Halfway around the world tonight, the flame is out, and the stadiums are dark and silent.
The swimmers are gone, as are the gymnasts, and the runners. From every corner of the earth, they came to the birthplace of the Olympic Games to write their names in the history books, for future generations. As it has always been, many came, but few wrote.
I'm a big fan of the Olympics, and I found the 2004 games especially interesting because of my recent visit to Greece. On back-to-back Mediterranean cruises in June 2004, I spent a total of about 10 days in the country, visiting Athens, Olympia, Thessaloniki, Mykonos, Santorini and Rhodes. Each port was quite different from the others, and I recommend them all.
If you're interested in history, you can peel back layer after layer in Athens, Rhodes and Olympia. If you like beaches and watersports, you'll find that Mykonos, Santorini and Rhodes have great options, though I like Mykonos best. For music and food and open-air tavernas, take your pick. And for taxis that pass everything that moves, including police cars and trucks going uphill, around blind curves, it's Mykonos, definitely.
Down through the centuries, no one has felt the ebb and flow of power, the rise and fall and clash of countries, cultures and religions, more than the Greeks. It's impossible to understand these cities without knowing something of the wars and occupations this country has suffered, dating back more than two thousand years.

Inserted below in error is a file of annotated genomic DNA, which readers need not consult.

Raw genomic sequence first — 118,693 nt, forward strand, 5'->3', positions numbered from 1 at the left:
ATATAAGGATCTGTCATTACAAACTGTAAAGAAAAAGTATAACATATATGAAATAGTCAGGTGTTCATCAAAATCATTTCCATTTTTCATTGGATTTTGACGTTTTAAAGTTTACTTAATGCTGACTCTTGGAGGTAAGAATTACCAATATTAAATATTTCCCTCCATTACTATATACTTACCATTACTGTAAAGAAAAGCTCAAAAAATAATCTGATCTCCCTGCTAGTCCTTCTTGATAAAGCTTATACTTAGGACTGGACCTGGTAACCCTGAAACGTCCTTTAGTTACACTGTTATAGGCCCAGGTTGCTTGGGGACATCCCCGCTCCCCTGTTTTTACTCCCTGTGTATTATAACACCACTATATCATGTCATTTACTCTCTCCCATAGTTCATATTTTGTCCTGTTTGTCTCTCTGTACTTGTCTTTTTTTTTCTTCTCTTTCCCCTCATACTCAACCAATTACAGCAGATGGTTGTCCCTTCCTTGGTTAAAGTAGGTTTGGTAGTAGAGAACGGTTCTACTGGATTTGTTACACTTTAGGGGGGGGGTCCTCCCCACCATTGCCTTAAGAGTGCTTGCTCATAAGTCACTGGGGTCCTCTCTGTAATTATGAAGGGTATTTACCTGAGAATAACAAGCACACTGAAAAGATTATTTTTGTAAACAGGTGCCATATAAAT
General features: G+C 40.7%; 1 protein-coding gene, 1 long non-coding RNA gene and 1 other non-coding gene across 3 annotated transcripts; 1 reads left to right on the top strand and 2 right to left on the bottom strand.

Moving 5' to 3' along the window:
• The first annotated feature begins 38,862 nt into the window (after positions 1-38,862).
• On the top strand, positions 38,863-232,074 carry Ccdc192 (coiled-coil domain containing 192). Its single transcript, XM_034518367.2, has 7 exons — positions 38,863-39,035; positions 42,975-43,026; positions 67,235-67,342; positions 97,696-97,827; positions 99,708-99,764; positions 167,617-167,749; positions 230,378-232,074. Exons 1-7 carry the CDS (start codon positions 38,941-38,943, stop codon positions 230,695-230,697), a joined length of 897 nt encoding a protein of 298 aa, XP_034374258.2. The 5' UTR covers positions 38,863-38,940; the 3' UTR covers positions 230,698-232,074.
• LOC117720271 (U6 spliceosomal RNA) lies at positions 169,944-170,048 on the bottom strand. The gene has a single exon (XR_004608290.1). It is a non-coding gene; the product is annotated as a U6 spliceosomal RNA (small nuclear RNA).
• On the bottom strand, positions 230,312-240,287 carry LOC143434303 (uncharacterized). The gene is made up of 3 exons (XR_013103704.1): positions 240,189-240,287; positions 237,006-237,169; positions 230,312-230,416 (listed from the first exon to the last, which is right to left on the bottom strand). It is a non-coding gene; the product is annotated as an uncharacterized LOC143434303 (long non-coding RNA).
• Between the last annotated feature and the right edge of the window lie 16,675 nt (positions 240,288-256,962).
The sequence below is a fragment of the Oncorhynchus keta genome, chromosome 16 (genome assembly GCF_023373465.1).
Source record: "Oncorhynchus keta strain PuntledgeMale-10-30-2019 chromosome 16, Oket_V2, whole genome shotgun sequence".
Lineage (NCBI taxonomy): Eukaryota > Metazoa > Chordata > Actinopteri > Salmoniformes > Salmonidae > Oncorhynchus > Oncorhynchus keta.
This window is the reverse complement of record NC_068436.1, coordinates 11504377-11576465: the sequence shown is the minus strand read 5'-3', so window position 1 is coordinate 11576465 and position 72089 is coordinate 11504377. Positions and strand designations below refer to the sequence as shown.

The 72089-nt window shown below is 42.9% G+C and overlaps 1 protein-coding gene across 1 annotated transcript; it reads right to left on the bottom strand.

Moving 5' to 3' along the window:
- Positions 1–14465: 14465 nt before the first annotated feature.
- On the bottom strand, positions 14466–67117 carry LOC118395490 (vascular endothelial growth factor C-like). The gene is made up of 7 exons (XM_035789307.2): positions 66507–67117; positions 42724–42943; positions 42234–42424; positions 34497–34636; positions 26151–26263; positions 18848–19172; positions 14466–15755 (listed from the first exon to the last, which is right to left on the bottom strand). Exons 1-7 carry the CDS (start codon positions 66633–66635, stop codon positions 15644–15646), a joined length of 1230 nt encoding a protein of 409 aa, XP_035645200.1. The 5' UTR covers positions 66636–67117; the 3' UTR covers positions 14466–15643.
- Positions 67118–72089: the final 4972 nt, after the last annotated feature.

While these Games will be remembered as a time when the Greeks proved a doubting world wrong, marvelously executing two weeks of global sports entertainment, they may also be remembered as a time when the Romans, Venetians, Turks, Goths, Persians and Germans all came calling -- and not a single drop of blood was spilled.
And so it is another warm summer evening by the Aegean Sea. The gleaming and ethereal Parthenon, bathed in white light, towers above the sprawling city of Athens, proof that science, art and philosophy flourished here while much of the world lived in darkness. The Plaka bustles with shoppers and strollers, and the restaurants beckon with the smell of moussaka, souvlaki and calamari.
It seems to me that the best vacations create memories that grow fonder as time passes. That's how I feel about my time among the hospitable people of Greece.
Vacations To Go
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